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- 01-07-2007 07:19 PM #1
Change Of Regular Coffe Bean In The Eighties?
I was hoping some of the experts here could help me out. My mother-in-law asserts that regular coffee "used to taste better and mellower" before the mid-eighties, and that now most regular coffees tend to be more bitter. We're talking regular bargain coffees here, like Maxwell House and Eight O'Clock and the stuff they serve at places like Dunkin Donuts.
Is there anything that changed in the American coffee industry in a generalized way that could account for her observation? Change of bean? Process? Etc...
- 01-07-2007 07:19 PM # ADS
- 01-08-2007 04:57 PM #2
Re: Change Of Regular Coffe Bean In The Eighties?Originally Posted by alphadogYou want cream and sugar?
NO COFFEE FOR YOU! NEXT!
- 01-09-2013 04:46 AM #3
Sorry for digging up an old thread.
But I've seen it mentioned elsewhere on the forum that older coffee was more robusta. And the market changed to now becoming mostly arabica.
Don't listen to anything I've said, however, because I just born in the Eighties.
- 01-09-2013 08:34 AM #4
Inflation is again causing blenders and roasters to substitute cheaper Robusta for Arabica beans, like the 70s.
The article below is what drove me to this forum in search of a pure Arabica bean coffee that i could substitute for Dunkin, which i've generally been happy with, having never ventured to something better.
Any suggestions for the best value pure Arabica bean? Live in NYC if that makes a difference.
The Bitter Truth About Why Your Coffee Isn't Tasting as Good Lately
Oscar Wilde once said, "A cynic is someone who knows the price of everything and the value of nothing."
If he was right, the supermarket aisles of America are probably crowded with coffee-drinking "cynics" right now.
Reuters is reporting that many of America's major brands have been quietly tweaking their coffee blends. While most coffee companies consider their blends trade secrets, and are loath to disclose exactly what goes into them, both circumstantial and direct evidence suggests they're now substituting lower-grade Robusta beans for some of their pricier Arabica, and degrading the quality of our coffee.
Here's What's Brewing
Research out of agricultural bank Rabobank confirms that demand for Arabica beans among coffee buyers "has fallen 27% year-to-date, while Robusta [demand] is 25% higher." This seems to confirm a widespread alteration of the bean mix.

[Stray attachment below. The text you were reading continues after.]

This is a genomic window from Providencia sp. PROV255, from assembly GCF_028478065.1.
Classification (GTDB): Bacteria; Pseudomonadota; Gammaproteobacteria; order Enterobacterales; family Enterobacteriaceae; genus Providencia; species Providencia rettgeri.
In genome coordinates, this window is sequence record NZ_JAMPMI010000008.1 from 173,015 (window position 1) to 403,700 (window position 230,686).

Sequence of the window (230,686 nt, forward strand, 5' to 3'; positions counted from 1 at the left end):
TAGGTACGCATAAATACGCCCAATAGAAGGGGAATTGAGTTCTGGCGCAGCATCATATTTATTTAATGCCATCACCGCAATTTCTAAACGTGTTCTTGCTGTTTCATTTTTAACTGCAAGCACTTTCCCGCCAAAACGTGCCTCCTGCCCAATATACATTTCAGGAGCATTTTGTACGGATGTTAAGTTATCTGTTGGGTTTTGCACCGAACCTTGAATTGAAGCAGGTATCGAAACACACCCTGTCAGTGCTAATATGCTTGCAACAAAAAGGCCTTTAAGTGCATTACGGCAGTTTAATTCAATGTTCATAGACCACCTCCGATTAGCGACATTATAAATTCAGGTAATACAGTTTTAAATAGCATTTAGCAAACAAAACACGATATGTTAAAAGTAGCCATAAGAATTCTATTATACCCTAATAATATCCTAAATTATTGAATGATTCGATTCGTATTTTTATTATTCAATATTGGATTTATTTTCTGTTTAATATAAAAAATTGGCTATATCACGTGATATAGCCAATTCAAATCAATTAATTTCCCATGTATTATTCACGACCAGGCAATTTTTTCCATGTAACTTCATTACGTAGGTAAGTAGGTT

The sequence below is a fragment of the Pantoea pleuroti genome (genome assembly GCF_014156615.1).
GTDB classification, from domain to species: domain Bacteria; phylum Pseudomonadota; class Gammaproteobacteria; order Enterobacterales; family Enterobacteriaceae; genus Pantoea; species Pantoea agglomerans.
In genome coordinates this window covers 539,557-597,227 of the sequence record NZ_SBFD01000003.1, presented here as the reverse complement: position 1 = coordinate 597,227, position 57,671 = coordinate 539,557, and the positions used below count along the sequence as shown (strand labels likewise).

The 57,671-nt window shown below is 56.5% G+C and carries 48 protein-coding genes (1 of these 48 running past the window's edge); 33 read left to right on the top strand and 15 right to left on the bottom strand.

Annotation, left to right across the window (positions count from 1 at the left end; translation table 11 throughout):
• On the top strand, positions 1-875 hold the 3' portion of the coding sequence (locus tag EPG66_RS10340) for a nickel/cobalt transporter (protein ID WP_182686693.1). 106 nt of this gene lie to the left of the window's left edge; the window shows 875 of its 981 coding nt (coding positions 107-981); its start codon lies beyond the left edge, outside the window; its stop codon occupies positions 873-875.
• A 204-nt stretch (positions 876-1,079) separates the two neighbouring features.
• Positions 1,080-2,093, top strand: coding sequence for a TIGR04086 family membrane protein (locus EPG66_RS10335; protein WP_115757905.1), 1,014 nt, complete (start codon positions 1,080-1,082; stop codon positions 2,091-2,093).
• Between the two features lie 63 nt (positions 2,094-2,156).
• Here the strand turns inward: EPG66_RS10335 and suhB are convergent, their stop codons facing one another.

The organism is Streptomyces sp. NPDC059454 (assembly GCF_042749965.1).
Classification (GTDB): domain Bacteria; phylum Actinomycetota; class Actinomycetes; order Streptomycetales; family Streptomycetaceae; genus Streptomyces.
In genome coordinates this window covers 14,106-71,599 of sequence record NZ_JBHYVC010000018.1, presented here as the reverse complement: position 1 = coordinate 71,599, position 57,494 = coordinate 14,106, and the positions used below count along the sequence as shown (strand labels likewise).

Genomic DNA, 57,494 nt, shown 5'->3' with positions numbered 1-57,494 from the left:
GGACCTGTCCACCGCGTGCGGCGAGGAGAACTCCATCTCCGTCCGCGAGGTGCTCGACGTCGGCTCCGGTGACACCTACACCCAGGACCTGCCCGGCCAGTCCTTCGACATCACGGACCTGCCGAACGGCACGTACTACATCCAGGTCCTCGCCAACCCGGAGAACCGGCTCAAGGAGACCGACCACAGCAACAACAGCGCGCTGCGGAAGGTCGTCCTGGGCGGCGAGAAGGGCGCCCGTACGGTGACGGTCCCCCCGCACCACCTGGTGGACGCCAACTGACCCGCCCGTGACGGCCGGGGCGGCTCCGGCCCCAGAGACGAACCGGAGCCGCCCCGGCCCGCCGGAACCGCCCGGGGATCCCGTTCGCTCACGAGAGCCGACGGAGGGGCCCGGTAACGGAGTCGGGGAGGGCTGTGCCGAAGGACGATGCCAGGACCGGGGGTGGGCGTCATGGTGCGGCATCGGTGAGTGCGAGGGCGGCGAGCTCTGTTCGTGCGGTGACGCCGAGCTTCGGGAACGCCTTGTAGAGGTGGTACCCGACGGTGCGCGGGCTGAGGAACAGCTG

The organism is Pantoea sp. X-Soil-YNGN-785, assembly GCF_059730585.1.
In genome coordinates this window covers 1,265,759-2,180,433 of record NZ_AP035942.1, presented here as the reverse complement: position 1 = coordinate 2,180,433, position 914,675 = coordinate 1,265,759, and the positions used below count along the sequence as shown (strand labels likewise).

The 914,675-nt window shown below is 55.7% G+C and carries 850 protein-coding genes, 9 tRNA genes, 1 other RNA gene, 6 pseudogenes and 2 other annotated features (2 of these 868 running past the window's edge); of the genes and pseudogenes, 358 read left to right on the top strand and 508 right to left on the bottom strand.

At least one coffee roaster has admitted it. In November, Massimo Zanetti USA, which roasts for both Chock full o'Nuts and Hills Bros., publicly confirmed upping its Robusta usage by 25% this year.
Why the switcheroo? Prepare to not be shocked. The answer is: price.
Last year, a shortage of Arabica caused prices of the premium bean to spike as high as $3 a pound -- $2 more than what a pound of Robusta would cost. This compares to a five-year historical trend of Arabica costing closer to 70 cents more than Robusta. In recent weeks, the trend has reversed, with Arabica prices falling to just a 62-cent premium over Robusta.
What's It Mean to You?
If you're a coffee purist, then this all probably sounds like dirty pool.
But really, all the coffee companies are doing is trying to match demand for their product with a price people are willing to pay. And already, mainstream coffee brands such as Kraft's Maxwell House and J.M. Smucker's Folgers have responded to falling coffee prices by lowering the prices they charge consumers.
More premium coffee purveyors such as Starbucks, in contrast, have been slow to follow suit.
Last edited by HSquared; 01-09-2013 at 08:39 AM.
- 01-12-2013 10:20 AM #5
I think the "best value Arabica bean" can be quite subjective. Buy fresh, high quality beans from a small roaster you trust. Even then there is the diversity of the different regions and taste preference. Are you looking to roast at home? I love Nicaraguan beans but that may not be your thing.
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